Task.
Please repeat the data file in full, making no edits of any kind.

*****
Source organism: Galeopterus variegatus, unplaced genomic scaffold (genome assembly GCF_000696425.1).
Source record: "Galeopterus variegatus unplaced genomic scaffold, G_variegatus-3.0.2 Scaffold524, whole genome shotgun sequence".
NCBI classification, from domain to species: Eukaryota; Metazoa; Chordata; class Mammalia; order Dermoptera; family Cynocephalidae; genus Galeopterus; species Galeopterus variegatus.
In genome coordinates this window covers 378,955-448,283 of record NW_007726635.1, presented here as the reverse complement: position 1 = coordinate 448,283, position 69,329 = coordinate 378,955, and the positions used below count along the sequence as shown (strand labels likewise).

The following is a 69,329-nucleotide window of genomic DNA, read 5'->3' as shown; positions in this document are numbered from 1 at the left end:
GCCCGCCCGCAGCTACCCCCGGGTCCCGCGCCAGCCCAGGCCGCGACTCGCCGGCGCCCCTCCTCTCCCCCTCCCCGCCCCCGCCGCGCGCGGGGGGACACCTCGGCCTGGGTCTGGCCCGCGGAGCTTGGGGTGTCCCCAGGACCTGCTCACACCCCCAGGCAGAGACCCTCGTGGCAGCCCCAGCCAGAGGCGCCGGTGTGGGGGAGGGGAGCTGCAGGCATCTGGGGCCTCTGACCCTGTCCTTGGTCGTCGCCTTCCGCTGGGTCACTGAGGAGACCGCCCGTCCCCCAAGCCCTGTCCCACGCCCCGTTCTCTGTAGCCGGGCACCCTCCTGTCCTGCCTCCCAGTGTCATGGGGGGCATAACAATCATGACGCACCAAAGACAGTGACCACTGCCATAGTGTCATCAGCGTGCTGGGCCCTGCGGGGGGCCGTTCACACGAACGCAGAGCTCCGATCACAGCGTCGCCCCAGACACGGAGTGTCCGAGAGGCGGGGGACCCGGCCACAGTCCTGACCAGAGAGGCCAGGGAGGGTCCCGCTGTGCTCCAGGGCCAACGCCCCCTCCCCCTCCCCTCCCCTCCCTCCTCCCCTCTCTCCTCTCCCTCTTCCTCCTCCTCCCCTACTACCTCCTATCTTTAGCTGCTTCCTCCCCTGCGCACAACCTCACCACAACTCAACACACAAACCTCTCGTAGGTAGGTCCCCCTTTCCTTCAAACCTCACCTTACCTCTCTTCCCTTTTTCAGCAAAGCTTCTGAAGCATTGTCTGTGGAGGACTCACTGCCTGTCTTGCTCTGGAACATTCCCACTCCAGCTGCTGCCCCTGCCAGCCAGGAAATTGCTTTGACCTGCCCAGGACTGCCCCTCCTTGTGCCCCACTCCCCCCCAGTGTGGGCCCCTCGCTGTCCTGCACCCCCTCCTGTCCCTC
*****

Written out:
Source organism: Galeopterus variegatus, unplaced genomic scaffold (genome assembly GCF_000696425.1).
Source record: "Galeopterus variegatus unplaced genomic scaffold, G_variegatus-3.0.2 Scaffold524, whole genome shotgun sequence".
NCBI classification, from domain to species: Eukaryota; Metazoa; Chordata; class Mammalia; order Dermoptera; family Cynocephalidae; genus Galeopterus; species Galeopterus variegatus.
In genome coordinates this window covers 378,955-448,283 of record NW_007726635.1, presented here as the reverse complement: position 1 = coordinate 448,283, position 69,329 = coordinate 378,955, and the positions used below count along the sequence as shown (strand labels likewise).

The following is a 69,329-nucleotide window of genomic DNA, read 5'->3' as shown; positions in this document are numbered from 1 at the left end:
GCCCGCCCGCAGCTACCCCCGGGTCCCGCGCCAGCCCAGGCCGCGACTCGCCGGCGCCCCTCCTCTCCCCCTCCCCGCCCCCGCCGCGCGCGGGGGGACACCTCGGCCTGGGTCTGGCCCGCGGAGCTTGGGGTGTCCCCAGGACCTGCTCACACCCCCAGGCAGAGACCCTCGTGGCAGCCCCAGCCAGAGGCGCCGGTGTGGGGGAGGGGAGCTGCAGGCATCTGGGGCCTCTGACCCTGTCCTTGGTCGTCGCCTTCCGCTGGGTCACTGAGGAGACCGCCCGTCCCCCAAGCCCTGTCCCACGCCCCGTTCTCTGTAGCCGGGCACCCTCCTGTCCTGCCTCCCAGTGTCATGGGGGGCATAACAATCATGACGCACCAAAGACAGTGACCACTGCCATAGTGTCATCAGCGTGCTGGGCCCTGCGGGGGGCCGTTCACACGAACGCAGAGCTCCGATCACAGCGTCGCCCCAGACACGGAGTGTCCGAGAGGCGGGGGACCCGGCCACAGTCCTGACCAGAGAGGCCAGGGAGGGTCCCGCTGTGCTCCAGGGCCAACGCCCCCTCCCCCTCCCCTCCCCTCCCTCCTCCCCTCTCTCCTCTCCCTCTTCCTCCTCCTCCCCTACTACCTCCTATCTTTAGCTGCTTCCTCCCCTGCGCACAACCTCACCACAACTCAACACACAAACCTCTCGTAGGTAGGTCCCCCTTTCCTTCAAACCTCACCTTACCTCTCTTCCCTTTTTCAGCAAAGCTTCTGAAGCATTGTCTGTGGAGGACTCACTGCCTGTCTTGCTCTGGAACATTCCCACTCCAGCTGCTGCCCCTGCCAGCCAGGAAATTGCTTTGACCTGCCCAGGACTGCCCCTCCTTGTGCCCCACTCCCCCCCAGTGTGGGCCCCTCGCTGTCCTGCACCCCCTCCTGTCCCTC